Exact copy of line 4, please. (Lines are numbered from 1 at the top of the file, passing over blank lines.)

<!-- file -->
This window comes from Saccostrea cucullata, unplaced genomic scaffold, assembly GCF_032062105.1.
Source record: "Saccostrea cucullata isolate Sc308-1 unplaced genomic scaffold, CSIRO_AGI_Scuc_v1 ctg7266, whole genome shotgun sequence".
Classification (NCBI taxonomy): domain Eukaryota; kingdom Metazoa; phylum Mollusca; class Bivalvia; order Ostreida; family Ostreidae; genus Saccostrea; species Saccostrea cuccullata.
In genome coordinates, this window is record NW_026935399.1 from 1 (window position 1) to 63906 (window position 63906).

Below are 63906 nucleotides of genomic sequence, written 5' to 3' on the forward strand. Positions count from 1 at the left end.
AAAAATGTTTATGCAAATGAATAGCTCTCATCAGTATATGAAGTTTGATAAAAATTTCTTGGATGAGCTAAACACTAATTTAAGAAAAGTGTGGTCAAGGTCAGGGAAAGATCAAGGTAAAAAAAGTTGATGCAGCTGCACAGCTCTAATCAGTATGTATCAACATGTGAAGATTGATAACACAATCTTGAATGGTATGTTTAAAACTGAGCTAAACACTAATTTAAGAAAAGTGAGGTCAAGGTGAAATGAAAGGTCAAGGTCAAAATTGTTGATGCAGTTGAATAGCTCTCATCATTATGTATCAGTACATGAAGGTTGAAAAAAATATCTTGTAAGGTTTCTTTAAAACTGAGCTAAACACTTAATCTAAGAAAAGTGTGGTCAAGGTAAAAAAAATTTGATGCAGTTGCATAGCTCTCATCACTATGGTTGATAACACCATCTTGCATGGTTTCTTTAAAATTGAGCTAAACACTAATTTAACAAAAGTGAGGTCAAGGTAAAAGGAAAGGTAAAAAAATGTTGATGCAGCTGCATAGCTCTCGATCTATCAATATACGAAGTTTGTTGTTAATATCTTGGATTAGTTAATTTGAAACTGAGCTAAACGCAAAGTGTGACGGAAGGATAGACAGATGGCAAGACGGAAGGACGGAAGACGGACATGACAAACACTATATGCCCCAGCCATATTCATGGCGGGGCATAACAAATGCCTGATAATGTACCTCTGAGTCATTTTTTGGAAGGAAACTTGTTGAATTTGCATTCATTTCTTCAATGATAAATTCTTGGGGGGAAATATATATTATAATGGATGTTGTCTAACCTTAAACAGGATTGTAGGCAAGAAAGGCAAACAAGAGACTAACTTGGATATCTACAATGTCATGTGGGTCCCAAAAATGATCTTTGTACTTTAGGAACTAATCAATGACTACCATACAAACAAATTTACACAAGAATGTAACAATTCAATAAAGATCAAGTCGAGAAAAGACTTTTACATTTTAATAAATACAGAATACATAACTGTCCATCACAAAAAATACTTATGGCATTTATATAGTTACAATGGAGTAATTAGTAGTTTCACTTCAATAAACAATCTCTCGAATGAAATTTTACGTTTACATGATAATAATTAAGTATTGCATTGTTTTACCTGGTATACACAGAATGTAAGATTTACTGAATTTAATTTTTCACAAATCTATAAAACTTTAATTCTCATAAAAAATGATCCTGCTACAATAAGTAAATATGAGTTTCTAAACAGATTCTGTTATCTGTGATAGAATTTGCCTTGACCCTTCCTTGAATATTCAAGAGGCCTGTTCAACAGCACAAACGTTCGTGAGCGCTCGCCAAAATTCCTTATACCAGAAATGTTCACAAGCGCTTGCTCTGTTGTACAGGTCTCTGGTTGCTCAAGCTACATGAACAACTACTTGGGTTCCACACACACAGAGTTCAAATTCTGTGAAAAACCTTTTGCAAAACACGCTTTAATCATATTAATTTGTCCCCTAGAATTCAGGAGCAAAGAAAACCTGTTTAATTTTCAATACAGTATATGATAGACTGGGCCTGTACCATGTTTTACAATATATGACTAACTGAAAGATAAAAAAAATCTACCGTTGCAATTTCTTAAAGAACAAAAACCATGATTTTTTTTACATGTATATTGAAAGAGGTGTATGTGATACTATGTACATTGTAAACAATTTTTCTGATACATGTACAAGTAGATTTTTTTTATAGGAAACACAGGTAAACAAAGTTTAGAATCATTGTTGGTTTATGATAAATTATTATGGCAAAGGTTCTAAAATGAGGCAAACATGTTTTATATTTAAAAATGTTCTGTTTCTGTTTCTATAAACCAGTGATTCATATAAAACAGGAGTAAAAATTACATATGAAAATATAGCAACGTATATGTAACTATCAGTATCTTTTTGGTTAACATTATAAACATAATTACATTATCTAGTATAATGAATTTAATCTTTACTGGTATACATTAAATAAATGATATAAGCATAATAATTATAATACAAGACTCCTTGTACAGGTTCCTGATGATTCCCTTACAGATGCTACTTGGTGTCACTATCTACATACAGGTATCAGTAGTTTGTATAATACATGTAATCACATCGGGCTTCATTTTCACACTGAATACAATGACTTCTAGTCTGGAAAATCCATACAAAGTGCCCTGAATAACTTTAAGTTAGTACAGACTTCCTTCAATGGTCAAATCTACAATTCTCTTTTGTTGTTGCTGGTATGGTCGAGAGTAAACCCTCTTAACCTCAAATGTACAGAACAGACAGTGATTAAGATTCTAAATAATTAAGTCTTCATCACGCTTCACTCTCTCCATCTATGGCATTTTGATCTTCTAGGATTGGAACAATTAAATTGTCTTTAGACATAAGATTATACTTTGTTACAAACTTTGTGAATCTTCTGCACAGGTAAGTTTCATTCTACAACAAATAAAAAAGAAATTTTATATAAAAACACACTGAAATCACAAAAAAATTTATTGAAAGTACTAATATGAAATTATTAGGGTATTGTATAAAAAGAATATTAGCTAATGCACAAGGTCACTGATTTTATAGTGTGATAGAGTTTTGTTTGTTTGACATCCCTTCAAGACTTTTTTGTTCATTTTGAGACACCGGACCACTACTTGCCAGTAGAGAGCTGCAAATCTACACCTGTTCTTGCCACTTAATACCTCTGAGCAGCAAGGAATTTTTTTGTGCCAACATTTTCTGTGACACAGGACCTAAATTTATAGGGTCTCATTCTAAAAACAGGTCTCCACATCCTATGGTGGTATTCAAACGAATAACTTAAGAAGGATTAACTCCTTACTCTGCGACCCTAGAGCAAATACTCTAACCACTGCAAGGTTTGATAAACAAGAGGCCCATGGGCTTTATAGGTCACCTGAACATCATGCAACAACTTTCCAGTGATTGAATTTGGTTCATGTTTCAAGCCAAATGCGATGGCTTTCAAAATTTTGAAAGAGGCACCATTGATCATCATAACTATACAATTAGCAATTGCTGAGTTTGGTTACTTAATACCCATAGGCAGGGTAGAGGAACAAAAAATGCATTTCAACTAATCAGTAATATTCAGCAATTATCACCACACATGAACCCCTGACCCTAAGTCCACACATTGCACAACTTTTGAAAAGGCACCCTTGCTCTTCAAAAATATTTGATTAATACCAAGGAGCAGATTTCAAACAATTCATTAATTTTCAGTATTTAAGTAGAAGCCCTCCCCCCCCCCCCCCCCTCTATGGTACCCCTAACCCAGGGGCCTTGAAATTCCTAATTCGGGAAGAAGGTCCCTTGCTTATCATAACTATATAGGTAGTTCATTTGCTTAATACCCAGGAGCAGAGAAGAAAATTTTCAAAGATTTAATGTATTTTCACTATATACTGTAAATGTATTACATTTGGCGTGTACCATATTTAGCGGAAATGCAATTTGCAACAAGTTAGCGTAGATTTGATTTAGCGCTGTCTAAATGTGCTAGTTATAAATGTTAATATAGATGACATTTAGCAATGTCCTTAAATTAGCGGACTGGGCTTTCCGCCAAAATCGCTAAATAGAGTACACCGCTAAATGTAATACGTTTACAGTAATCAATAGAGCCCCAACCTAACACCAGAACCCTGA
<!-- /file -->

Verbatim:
In genome coordinates, this window is record NW_026935399.1 from 1 (window position 1) to 63906 (window position 63906).